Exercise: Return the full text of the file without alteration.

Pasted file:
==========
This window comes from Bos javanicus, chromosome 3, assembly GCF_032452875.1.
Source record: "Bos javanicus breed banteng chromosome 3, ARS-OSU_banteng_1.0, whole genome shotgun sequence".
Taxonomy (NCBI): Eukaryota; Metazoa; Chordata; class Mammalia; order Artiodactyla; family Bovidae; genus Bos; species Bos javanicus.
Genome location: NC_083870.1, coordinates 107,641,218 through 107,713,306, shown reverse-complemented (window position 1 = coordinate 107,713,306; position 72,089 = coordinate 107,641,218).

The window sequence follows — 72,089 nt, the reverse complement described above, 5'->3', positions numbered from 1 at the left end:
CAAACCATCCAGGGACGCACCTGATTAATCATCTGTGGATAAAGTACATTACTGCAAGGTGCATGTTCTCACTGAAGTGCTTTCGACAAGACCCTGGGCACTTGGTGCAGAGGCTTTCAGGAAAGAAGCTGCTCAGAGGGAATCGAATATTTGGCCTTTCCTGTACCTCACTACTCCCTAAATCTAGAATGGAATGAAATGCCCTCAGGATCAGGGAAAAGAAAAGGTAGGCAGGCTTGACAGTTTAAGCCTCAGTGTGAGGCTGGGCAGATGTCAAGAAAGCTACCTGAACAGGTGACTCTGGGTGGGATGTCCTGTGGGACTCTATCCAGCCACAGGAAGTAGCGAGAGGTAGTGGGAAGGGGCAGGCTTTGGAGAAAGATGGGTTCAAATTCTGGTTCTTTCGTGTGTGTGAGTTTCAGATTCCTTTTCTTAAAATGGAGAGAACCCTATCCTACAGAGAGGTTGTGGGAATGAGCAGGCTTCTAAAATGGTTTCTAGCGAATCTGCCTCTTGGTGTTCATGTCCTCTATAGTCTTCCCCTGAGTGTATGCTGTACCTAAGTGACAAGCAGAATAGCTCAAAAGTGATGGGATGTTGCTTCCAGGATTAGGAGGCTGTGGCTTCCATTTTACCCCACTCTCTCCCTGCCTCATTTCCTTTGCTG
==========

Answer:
This window comes from Bos javanicus, chromosome 3, assembly GCF_032452875.1.
Source record: "Bos javanicus breed banteng chromosome 3, ARS-OSU_banteng_1.0, whole genome shotgun sequence".
Taxonomy (NCBI): Eukaryota; Metazoa; Chordata; class Mammalia; order Artiodactyla; family Bovidae; genus Bos; species Bos javanicus.
Genome location: NC_083870.1, coordinates 107,641,218 through 107,713,306, shown reverse-complemented (window position 1 = coordinate 107,713,306; position 72,089 = coordinate 107,641,218).

The window sequence follows — 72,089 nt, the reverse complement described above, 5'->3', positions numbered from 1 at the left end:
CAAACCATCCAGGGACGCACCTGATTAATCATCTGTGGATAAAGTACATTACTGCAAGGTGCATGTTCTCACTGAAGTGCTTTCGACAAGACCCTGGGCACTTGGTGCAGAGGCTTTCAGGAAAGAAGCTGCTCAGAGGGAATCGAATATTTGGCCTTTCCTGTACCTCACTACTCCCTAAATCTAGAATGGAATGAAATGCCCTCAGGATCAGGGAAAAGAAAAGGTAGGCAGGCTTGACAGTTTAAGCCTCAGTGTGAGGCTGGGCAGATGTCAAGAAAGCTACCTGAACAGGTGACTCTGGGTGGGATGTCCTGTGGGACTCTATCCAGCCACAGGAAGTAGCGAGAGGTAGTGGGAAGGGGCAGGCTTTGGAGAAAGATGGGTTCAAATTCTGGTTCTTTCGTGTGTGTGAGTTTCAGATTCCTTTTCTTAAAATGGAGAGAACCCTATCCTACAGAGAGGTTGTGGGAATGAGCAGGCTTCTAAAATGGTTTCTAGCGAATCTGCCTCTTGGTGTTCATGTCCTCTATAGTCTTCCCCTGAGTGTATGCTGTACCTAAGTGACAAGCAGAATAGCTCAAAAGTGATGGGATGTTGCTTCCAGGATTAGGAGGCTGTGGCTTCCATTTTACCCCACTCTCTCCCTGCCTCATTTCCTTTGCTG